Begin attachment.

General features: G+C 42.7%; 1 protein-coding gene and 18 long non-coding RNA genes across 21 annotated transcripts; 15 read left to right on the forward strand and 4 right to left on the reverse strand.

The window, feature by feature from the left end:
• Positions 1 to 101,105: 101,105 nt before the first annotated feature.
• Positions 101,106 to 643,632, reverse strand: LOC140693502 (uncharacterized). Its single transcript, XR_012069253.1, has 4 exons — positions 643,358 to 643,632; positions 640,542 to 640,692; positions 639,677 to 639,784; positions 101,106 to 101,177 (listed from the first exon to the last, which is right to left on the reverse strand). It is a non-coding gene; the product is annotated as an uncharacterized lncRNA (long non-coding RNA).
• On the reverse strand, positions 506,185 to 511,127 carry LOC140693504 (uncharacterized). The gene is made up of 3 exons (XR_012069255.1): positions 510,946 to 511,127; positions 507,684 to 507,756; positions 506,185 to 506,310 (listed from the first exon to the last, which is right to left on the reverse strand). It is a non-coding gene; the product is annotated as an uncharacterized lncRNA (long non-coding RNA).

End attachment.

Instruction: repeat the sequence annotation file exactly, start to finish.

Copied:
General features: G+C 42.7%; 1 protein-coding gene and 18 long non-coding RNA genes across 21 annotated transcripts; 15 read left to right on the forward strand and 4 right to left on the reverse strand.

The window, feature by feature from the left end:
• Positions 1 to 101,105: 101,105 nt before the first annotated feature.
• Positions 101,106 to 643,632, reverse strand: LOC140693502 (uncharacterized). Its single transcript, XR_012069253.1, has 4 exons — positions 643,358 to 643,632; positions 640,542 to 640,692; positions 639,677 to 639,784; positions 101,106 to 101,177 (listed from the first exon to the last, which is right to left on the reverse strand). It is a non-coding gene; the product is annotated as an uncharacterized lncRNA (long non-coding RNA).
• On the reverse strand, positions 506,185 to 511,127 carry LOC140693504 (uncharacterized). The gene is made up of 3 exons (XR_012069255.1): positions 510,946 to 511,127; positions 507,684 to 507,756; positions 506,185 to 506,310 (listed from the first exon to the last, which is right to left on the reverse strand). It is a non-coding gene; the product is annotated as an uncharacterized lncRNA (long non-coding RNA).